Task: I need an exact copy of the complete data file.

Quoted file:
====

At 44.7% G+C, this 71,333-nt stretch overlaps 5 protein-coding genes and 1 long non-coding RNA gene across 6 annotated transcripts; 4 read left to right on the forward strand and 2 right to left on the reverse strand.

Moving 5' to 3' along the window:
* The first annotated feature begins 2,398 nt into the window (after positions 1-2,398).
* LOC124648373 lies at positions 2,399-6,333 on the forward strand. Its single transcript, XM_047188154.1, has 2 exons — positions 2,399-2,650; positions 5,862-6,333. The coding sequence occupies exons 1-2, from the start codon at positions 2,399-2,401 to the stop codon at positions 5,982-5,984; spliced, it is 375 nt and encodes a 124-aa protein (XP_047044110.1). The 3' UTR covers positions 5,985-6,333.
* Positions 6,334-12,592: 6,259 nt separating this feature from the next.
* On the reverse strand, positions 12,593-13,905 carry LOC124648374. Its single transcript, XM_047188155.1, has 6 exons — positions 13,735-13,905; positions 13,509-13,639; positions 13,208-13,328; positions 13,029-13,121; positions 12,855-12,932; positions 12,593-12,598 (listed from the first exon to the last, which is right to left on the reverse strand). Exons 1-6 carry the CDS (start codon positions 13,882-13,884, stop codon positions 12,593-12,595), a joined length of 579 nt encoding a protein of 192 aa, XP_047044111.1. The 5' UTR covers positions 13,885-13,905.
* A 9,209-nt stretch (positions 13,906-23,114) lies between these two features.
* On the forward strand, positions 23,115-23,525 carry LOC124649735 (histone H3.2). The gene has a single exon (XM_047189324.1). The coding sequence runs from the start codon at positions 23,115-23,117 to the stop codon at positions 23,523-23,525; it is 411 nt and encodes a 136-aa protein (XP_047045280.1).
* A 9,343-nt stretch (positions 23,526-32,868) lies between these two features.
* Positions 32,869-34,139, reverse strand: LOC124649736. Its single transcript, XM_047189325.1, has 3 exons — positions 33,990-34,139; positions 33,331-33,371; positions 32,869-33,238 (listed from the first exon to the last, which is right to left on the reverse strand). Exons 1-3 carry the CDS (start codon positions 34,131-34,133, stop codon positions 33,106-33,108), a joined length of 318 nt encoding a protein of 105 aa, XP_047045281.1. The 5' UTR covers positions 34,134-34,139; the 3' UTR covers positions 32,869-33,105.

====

At 44.7% G+C, this 71,333-nt stretch overlaps 5 protein-coding genes and 1 long non-coding RNA gene across 6 annotated transcripts; 4 read left to right on the forward strand and 2 right to left on the reverse strand.

Moving 5' to 3' along the window:
* The first annotated feature begins 2,398 nt into the window (after positions 1-2,398).
* LOC124648373 lies at positions 2,399-6,333 on the forward strand. Its single transcript, XM_047188154.1, has 2 exons — positions 2,399-2,650; positions 5,862-6,333. The coding sequence occupies exons 1-2, from the start codon at positions 2,399-2,401 to the stop codon at positions 5,982-5,984; spliced, it is 375 nt and encodes a 124-aa protein (XP_047044110.1). The 3' UTR covers positions 5,985-6,333.
* Positions 6,334-12,592: 6,259 nt separating this feature from the next.
* On the reverse strand, positions 12,593-13,905 carry LOC124648374. Its single transcript, XM_047188155.1, has 6 exons — positions 13,735-13,905; positions 13,509-13,639; positions 13,208-13,328; positions 13,029-13,121; positions 12,855-12,932; positions 12,593-12,598 (listed from the first exon to the last, which is right to left on the reverse strand). Exons 1-6 carry the CDS (start codon positions 13,882-13,884, stop codon positions 12,593-12,595), a joined length of 579 nt encoding a protein of 192 aa, XP_047044111.1. The 5' UTR covers positions 13,885-13,905.
* A 9,209-nt stretch (positions 13,906-23,114) lies between these two features.
* On the forward strand, positions 23,115-23,525 carry LOC124649735 (histone H3.2). The gene has a single exon (XM_047189324.1). The coding sequence runs from the start codon at positions 23,115-23,117 to the stop codon at positions 23,523-23,525; it is 411 nt and encodes a 136-aa protein (XP_047045280.1).
* A 9,343-nt stretch (positions 23,526-32,868) lies between these two features.
* Positions 32,869-34,139, reverse strand: LOC124649736. Its single transcript, XM_047189325.1, has 3 exons — positions 33,990-34,139; positions 33,331-33,371; positions 32,869-33,238 (listed from the first exon to the last, which is right to left on the reverse strand). Exons 1-3 carry the CDS (start codon positions 34,131-34,133, stop codon positions 33,106-33,108), a joined length of 318 nt encoding a protein of 105 aa, XP_047045281.1. The 5' UTR covers positions 34,134-34,139; the 3' UTR covers positions 32,869-33,105.